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S. E. Plon1, L. R. Desrosiers1, S. Scollon2, A. K. Petersen3, H. DAI4, J. Reuther5, G. Miles6, D. M. Muzny4, A. Roy5, S. Kulkarni7, R. A. Gibbs4, A. L. McGuire8, G. E. Tomlinson9, J. Bernini1, J. B. Gill10, T. Griffin11, K. Vallance12; 1Dept. of Pediatrics, Baylor Coll. Med., Houston, TX, 2Baylor Coll. of Med., Houston, TX, 3Randall's Children Hosp. and Legacy Hlth., Portland, OR, 4Baylor Coll. Med., Houston, TX, 5Pathology, Baylor Coll. Med., Houston, TX, 6Molecular and Human Genetics, Baylor Coll. Med., Houston, TX, 7Baylor Genetics, Houston, TX, 8Baylor Col Med, Houston, TX, 9UT Hlth.San Antonio, San Antonio, TX, 10UT MD Anderson Cancer Ctr., Houston, TX, 11Children's Hosp. of San Antonio, San Antonio, TX, 12Cook Children's Med. Ctr., Fort Worth, TX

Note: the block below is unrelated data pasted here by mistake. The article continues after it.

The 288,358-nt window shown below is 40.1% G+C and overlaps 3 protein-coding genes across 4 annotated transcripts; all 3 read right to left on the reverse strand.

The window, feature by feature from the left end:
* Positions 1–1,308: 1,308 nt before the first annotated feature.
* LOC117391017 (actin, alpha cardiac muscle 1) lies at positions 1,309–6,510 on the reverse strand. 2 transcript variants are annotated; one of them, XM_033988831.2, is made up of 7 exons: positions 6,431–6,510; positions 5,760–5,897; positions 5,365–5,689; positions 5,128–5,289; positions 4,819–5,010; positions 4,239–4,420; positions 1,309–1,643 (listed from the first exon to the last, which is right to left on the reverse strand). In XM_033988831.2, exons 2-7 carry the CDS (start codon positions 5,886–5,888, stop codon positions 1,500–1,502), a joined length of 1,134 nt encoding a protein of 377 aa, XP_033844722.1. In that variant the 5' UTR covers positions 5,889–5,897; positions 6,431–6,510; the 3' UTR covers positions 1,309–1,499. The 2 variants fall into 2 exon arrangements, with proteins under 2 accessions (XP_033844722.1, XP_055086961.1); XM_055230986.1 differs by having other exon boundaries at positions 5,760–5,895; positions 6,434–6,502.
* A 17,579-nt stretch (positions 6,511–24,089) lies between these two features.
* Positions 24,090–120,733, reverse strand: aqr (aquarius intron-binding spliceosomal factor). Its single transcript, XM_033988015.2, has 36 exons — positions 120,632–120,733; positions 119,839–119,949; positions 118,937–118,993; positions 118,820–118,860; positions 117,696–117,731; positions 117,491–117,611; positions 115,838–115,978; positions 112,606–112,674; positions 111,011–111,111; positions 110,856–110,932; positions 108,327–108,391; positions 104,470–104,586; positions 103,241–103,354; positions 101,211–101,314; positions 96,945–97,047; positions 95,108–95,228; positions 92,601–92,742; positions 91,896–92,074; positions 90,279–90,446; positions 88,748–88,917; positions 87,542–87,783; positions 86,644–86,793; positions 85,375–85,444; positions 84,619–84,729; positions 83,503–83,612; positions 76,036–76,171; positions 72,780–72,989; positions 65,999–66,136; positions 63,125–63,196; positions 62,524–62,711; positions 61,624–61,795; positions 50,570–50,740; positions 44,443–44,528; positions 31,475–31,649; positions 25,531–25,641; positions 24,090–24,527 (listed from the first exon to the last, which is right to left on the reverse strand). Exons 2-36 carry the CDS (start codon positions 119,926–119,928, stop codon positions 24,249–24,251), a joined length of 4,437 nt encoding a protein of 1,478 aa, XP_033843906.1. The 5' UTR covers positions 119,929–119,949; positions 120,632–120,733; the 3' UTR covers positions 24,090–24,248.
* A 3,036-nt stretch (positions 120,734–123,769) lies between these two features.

Background: Multiple studies report that 8-13% of pediatric cancer patients have pathogenic or likely pathogenic variants (PV/LPV) in cancer susceptibility genes, although standards vary for reporting single PV/LPVs in genes associated with autosomal recessive (AR) syndromes. We report here results from two studies of pediatric cancer patients for the frequency of single AR variant results and relationship to the patient’s presentation. Methods: The BASIC3 study included clinical germline and tumor exome sequencing in an ethnically diverse cohort of sequentially diagnosed children with CNS and non-CNS solid tumors. The Texas KidsCanSeq study included germline exome and panel sequencing for pediatric solid tumor patients across six sites in Texas. In both studies, other medical problems noted in the medical record were provided to the reporting laboratory. All result categories on the clinical exome and panel (when available) were returned to parents. Results: Among 278 enrolled patients in BASIC3 there was one patient with two PVs (a homozygous variant in TJP2) and 18 (6.5%) patients had a single PV/LPV in a wide spectrum of AR cancer genes. Only one patient had a tumor type (Wilms tumor) previously associated with the gene (DIS3L2). Patent foramen ovale in a patient with FANCA allele was the only syndromic feature. In the first 366 patients in KidsCanSeq there were no patients with biallelic PV/LPVs, 15 patients (4.1%) with one PV/LPV in AR genes of which 2 had the associated tumor type (DIS3L2 with Wilms tumor and SLC26A4 with thyroid cancer). Not included here are patients with PV/LPV in genes with both AR and dominant cancer phenotypes e.g., ATM. Germline results disclosure with parents discussed (1) their oncologist might request further targeted testing for a 2nd variant if there is concern that the patient has this rare disorder, (2) the patient (and often parent) are carriers of this rare disorder, (3) the lack of evidence relating the variant to the child’s cancer diagnosis and (4) lack of any additional surveillance recommendations.Conclusions: There is increasing use of exome, genome or large hereditary cancer panels for genomic evaluation of cancer patients. Recessive diagnoses are very uncommon but about 5% of pediatric cancer patients have a single PV/LPV in rare AR cancer genes without other findings. These test results require substantial efforts for disclosure and family understanding. We suggest that limiting reporting to biallelic patients or those with features of the disorder including the specific cancer type would streamline the process at the cost of reproductive information. BASIC3 and Texas KidsCanSeq were supported by 1U01HG006485.
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